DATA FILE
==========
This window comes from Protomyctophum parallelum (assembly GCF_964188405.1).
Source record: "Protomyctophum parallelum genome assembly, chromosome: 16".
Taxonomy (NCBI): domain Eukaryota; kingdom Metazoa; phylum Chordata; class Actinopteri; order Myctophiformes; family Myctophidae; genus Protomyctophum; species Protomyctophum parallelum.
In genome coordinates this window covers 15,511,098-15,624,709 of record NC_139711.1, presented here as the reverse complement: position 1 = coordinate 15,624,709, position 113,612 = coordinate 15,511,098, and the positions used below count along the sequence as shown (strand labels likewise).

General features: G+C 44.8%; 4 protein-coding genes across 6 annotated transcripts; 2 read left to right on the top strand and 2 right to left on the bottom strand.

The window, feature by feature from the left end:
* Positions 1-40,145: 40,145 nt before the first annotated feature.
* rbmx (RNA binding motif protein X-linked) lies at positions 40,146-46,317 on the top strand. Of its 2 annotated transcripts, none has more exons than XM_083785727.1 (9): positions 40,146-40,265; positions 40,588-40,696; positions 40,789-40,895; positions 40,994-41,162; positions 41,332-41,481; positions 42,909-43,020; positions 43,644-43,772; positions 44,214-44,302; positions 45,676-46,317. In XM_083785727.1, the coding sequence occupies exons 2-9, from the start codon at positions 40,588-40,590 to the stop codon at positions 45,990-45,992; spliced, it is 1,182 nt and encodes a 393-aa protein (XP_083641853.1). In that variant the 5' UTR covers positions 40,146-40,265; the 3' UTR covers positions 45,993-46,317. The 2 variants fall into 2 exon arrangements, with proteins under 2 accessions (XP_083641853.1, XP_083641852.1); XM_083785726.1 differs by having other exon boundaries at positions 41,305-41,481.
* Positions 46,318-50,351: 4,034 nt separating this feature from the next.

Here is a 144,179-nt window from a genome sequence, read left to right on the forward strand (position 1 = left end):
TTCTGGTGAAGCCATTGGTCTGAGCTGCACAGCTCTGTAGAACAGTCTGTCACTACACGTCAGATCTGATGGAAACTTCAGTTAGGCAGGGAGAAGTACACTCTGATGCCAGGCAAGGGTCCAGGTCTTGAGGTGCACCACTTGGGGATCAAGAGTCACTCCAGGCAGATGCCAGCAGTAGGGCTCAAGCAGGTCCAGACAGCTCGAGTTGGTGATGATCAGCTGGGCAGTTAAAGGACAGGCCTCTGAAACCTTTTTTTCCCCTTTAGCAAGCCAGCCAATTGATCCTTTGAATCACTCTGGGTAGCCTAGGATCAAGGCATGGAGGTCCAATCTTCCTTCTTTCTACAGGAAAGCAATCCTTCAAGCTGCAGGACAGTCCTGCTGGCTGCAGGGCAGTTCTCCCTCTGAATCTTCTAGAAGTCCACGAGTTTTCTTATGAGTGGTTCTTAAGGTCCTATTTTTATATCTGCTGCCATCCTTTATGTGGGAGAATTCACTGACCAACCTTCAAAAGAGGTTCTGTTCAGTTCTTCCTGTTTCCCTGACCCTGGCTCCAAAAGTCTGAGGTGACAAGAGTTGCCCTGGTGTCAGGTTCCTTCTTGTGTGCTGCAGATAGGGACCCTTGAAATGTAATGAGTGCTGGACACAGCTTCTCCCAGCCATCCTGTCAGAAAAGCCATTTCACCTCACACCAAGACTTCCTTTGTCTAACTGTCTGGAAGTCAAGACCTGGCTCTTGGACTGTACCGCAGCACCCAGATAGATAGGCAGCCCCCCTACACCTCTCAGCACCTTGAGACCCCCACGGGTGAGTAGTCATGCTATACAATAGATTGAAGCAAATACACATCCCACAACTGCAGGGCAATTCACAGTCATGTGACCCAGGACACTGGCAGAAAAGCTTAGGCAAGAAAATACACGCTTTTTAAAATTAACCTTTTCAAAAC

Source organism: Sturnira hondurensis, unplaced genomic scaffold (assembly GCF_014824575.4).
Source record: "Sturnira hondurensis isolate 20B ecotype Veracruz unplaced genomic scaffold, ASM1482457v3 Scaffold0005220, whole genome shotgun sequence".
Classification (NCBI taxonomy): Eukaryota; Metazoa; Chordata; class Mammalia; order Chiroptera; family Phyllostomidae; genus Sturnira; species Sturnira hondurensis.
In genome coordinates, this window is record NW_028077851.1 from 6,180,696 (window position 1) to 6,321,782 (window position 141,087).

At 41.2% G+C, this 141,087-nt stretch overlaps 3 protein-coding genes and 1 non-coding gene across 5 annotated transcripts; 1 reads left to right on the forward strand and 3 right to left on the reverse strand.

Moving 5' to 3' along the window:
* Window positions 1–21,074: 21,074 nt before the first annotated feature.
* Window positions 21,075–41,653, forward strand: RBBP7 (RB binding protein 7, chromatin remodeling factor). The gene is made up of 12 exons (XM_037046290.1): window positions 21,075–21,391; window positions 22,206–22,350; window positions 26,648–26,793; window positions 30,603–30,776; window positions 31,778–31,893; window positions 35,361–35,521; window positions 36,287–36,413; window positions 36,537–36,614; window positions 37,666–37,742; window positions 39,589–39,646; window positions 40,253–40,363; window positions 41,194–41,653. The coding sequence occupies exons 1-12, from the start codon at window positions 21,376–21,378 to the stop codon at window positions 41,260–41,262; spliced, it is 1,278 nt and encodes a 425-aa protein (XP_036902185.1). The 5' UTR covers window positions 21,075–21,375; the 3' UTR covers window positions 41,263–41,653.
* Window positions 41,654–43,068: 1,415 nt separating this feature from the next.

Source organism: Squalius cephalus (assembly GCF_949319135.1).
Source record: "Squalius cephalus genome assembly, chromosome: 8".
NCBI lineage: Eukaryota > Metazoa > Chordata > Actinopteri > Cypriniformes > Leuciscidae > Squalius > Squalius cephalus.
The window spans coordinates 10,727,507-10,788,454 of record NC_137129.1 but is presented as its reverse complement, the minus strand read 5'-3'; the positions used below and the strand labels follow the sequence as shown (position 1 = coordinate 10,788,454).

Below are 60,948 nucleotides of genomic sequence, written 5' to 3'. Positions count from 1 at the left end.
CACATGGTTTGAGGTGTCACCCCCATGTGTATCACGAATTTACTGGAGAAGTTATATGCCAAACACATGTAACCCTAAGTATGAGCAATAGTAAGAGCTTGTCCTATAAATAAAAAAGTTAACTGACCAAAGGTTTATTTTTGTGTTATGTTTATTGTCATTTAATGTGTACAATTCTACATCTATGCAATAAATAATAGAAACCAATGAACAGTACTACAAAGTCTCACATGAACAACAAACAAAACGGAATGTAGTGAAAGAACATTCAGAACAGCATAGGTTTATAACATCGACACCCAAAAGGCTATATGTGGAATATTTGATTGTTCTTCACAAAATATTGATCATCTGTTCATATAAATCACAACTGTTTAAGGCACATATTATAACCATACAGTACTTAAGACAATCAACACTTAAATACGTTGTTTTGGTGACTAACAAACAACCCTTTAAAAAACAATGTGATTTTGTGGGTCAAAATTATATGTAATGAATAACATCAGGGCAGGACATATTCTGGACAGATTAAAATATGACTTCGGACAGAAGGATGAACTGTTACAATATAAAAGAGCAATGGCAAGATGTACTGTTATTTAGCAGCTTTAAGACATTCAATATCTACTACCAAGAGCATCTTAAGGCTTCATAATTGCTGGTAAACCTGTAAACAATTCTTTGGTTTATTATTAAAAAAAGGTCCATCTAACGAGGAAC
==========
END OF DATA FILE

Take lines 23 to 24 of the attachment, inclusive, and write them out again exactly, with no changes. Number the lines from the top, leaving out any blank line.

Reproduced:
NCBI lineage: Eukaryota > Metazoa > Chordata > Actinopteri > Cypriniformes > Leuciscidae > Squalius > Squalius cephalus.
The window spans coordinates 10,727,507-10,788,454 of record NC_137129.1 but is presented as its reverse complement, the minus strand read 5'-3'; the positions used below and the strand labels follow the sequence as shown (position 1 = coordinate 10,788,454).